The love of classic cars has taken Sylvania residents Dan and Judy Twiss to a variety of shows and automobile related events.
“It has always been his love,” Mrs. Twiss said. The couple has four cars they show — two 1964 Plymouth's, a 1968 Plymouth Road Runner, and a 1970 Dodge Challenger. Married for 50 years this month, she said the vehicles hold great significance.
“We now own all the cars that we had early in our married life that we couldn't afford to keep. These are not the ones we've kept, but cars that we drove then and now we've kind of replicated,” she said.
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Both have been attending the Mayberry Dream Cruise Show since it began. It returns at 5 p.m. Monday to Mayberry Square just off Centennial Road, just south of Erie Road in Sylvania. The evening includes food, hanging out with friends and showing off vintage and newer vehicles.
Mr. Twiss said his interest in classic cars is more “nostalgic, than anything.”
He recently lost his vision, due to diabetes, but he still enjoys spending time with the many friends he and his wife have made over the past decade at car shows. Now retired, going to the shows can be the ultimate social connection for the pair.
“We like to mingle with the people,” he said.
Mrs. Twiss agreed.
“We don't go to shows to win. It's not our goal, but we've gotten things over the years, like fun little trophies,” she said.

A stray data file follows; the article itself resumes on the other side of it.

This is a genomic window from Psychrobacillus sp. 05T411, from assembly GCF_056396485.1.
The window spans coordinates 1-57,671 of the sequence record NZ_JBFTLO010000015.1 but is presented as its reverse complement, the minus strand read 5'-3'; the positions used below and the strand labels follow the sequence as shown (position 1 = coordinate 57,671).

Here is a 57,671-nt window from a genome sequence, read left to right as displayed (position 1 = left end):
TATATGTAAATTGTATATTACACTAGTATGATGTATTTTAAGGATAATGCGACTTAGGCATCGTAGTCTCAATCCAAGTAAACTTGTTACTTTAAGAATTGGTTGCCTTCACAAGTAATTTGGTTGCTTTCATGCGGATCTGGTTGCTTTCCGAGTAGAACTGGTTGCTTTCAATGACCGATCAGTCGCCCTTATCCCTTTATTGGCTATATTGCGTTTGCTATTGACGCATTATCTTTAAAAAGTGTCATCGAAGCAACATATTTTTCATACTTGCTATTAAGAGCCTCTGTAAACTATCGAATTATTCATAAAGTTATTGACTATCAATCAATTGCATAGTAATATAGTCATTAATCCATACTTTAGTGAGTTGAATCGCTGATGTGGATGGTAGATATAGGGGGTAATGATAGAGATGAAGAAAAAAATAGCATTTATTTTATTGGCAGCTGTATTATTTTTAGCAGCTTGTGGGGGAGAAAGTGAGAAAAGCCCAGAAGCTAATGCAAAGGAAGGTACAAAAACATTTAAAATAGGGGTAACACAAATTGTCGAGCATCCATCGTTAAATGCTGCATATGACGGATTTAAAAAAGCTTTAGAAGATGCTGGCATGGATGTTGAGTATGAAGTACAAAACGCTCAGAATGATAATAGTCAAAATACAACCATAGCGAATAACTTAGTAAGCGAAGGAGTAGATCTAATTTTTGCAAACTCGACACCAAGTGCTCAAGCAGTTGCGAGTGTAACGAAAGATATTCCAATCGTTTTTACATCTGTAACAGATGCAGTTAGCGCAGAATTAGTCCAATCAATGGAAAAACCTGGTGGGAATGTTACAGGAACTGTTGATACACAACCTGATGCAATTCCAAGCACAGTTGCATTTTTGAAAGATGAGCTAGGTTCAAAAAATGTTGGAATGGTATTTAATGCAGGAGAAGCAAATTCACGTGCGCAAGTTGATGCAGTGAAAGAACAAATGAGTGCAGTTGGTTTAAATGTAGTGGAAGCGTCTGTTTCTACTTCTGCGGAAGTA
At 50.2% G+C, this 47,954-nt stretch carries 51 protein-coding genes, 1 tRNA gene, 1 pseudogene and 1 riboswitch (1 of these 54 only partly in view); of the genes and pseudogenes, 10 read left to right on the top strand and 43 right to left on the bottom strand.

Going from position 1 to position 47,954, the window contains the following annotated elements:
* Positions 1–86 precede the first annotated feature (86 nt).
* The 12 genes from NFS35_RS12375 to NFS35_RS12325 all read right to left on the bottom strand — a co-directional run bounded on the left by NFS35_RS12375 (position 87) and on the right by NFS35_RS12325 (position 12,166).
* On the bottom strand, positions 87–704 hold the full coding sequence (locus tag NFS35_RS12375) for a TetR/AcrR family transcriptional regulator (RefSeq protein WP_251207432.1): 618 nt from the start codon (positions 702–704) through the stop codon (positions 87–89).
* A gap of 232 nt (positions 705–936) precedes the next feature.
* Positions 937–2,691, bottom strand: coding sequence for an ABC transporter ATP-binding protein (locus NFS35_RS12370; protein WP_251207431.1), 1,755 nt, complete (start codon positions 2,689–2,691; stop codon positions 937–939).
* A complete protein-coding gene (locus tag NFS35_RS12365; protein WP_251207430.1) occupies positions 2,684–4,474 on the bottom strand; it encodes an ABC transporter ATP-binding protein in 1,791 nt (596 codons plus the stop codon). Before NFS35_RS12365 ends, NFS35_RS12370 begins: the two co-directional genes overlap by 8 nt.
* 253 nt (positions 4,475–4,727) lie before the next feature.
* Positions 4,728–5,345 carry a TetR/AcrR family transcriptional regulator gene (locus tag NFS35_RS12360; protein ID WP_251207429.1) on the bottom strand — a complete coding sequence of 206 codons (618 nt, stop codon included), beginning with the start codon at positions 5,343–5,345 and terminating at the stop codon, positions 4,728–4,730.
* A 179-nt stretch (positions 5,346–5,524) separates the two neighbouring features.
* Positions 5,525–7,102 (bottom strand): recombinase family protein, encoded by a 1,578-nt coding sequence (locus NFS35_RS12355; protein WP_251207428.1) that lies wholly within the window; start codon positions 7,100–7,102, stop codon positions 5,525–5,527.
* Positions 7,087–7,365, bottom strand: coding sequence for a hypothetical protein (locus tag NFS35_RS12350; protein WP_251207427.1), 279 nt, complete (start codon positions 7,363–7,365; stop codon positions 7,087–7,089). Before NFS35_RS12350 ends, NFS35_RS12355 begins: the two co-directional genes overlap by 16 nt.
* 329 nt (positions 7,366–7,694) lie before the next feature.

Of the Mayberry show, Bruce Saba said, “It's a big thing out here, ranging from your real old cars, to your real new cars.”
He is the owner of Chili Jack's, a restaurant in the shopping center. The establishment experiences a tremendous increase in sales on the nights of the cruises.
“It's the four busiest days of the year for us,” he said. The Dream Cruises take place four times each summer, on the first Monday of the month, from June to September.
It's not uncommon for people to show up early.
“People bring their cars up at about 4 p.m. At the end, they'll usually do a burnout and show off the power of their car,” Mr. Saba said. An employee at Chili Jack's, Sarah Stykemain said the center is “extremely busy,” and the restaurant stays open past its regular closing time.
“As long as the car show is going on, we stay open. We don't close until its over,” she said.
But for the Twisses, it is an evening they wouldn't miss — for better or for worse. One of their cars will be in the shop for the entire summer, getting bodywork repairs, as well as new paint.
“There's always something,” Mrs. Twiss said. “It can be a very, very expensive hobby.”
Contact Kelly McLendon at: firstname.lastname@example.org or 419-206-0356.